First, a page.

or suicide."

  "The 'sporting' detective story of our times has a fine tradition, which continues, despite 
the accumulation of shoddy imitations . . ."

- Our author, Robert Augustine Ward Lowndes, is remembered primarily these days for his SFF-nal editorial efforts, although he produced a respectable amount of fiction over the years. Like Isaac Asimov before him, Lowndes took it as a challenge to come up with an authentic science fiction detective story; he explains his thinking here:

  "Back in the early '40s, I remember a bull-session that some of us had with John W. Campbell, where he stated definitively that there could never be any such thing as a science-fiction detective story in the traditional 'murder mystery' sense. His reason for this proclamation was that since almost anything can happen in a science-fiction story – the villain can pull any sort of dingus or super-phenomenon out of his hat – the reader would never have a fair chance to solve the mystery. I didn’t quite believe it, yet I couldn’t think of any counter-argument to throw at John at the time. But, as Holmes would have said, it was all so absurdly simple! Of course there can be science-fiction murder mysteries, offering the reader as good a chance to solve the crime as he has in any ordinary murder-mystery where the author is playing fair. And you can have science-fiction wonders and dinguses and super-scientific phenomenon, too: you just make it clear that nothing essential to the solution of the crime is wrapped up in super-science, or intricate phenomenon and extrapolation that only a scientific wizard could be expected to unravel. The motives, methods, and clues must all lie within the range of what is clearly presented to the reader. I hope Puzzle Planet will convince you that the murder mystery does have a place in science fiction."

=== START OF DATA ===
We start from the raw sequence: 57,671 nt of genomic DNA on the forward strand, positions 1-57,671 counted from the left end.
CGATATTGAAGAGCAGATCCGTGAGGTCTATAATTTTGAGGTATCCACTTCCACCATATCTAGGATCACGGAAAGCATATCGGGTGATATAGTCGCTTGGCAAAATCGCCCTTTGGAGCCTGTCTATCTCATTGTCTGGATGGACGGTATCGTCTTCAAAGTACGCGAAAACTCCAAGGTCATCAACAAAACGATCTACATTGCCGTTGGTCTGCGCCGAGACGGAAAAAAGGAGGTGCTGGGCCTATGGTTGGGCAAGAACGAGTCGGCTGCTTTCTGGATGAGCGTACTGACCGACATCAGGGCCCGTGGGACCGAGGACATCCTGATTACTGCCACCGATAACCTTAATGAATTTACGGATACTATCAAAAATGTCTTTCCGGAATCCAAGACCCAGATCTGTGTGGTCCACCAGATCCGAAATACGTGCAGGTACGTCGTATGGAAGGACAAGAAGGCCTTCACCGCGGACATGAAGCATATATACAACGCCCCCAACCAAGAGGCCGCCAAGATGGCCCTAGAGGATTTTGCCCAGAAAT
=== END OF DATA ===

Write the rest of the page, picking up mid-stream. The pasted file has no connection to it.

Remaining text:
— "The Puzzle Planet," Wikipedia (HERE; no major spoilers)

- Lots of information about Lowndes is on the Interweb: Wikipedia (HERE), the SFE (HERE), Fancyclopedia (HERE), and the bibliography at the ISFDb (HERE).
- Lowndes also wrote a "juvenile" space opera for Winston books, Mystery of the Third Mine (1953).
- To our surprise, we've discovered since we started this weblog that quite a few SFF stories involve criminous activities—never fear, we'll continue our never-ending search for them on the World Wide Webbie. Here, picked at random, are just a few of our previous postings about crime-and-science fiction mashups:
   Anthony Boucher's "Public Eye" (HERE), Fletcher Pratt's "Double Jeopardy" and "The Square Cube Law" (HERE)
   Henry Hasse's "We're Friends Now" (HERE), Adam Christopher's "Brisk Money" (HERE)
   Sam Moskowitz's "The Sleuth in Science Fiction" and "The Super-Sleuths of Science Fiction" (HERE)
   Fredric Brown's "Daymare" (HERE), Daniel F. Galouye's "Kangaroo Court" (HERE)
   Sydney J. Bounds's "Time for Murder" (HERE), Guy Archette's "Not As Plotted" (HERE)
   Mike Adamson's "Masques" (HERE), and David Berreby's "The Punishment Fits the Crime" (HERE).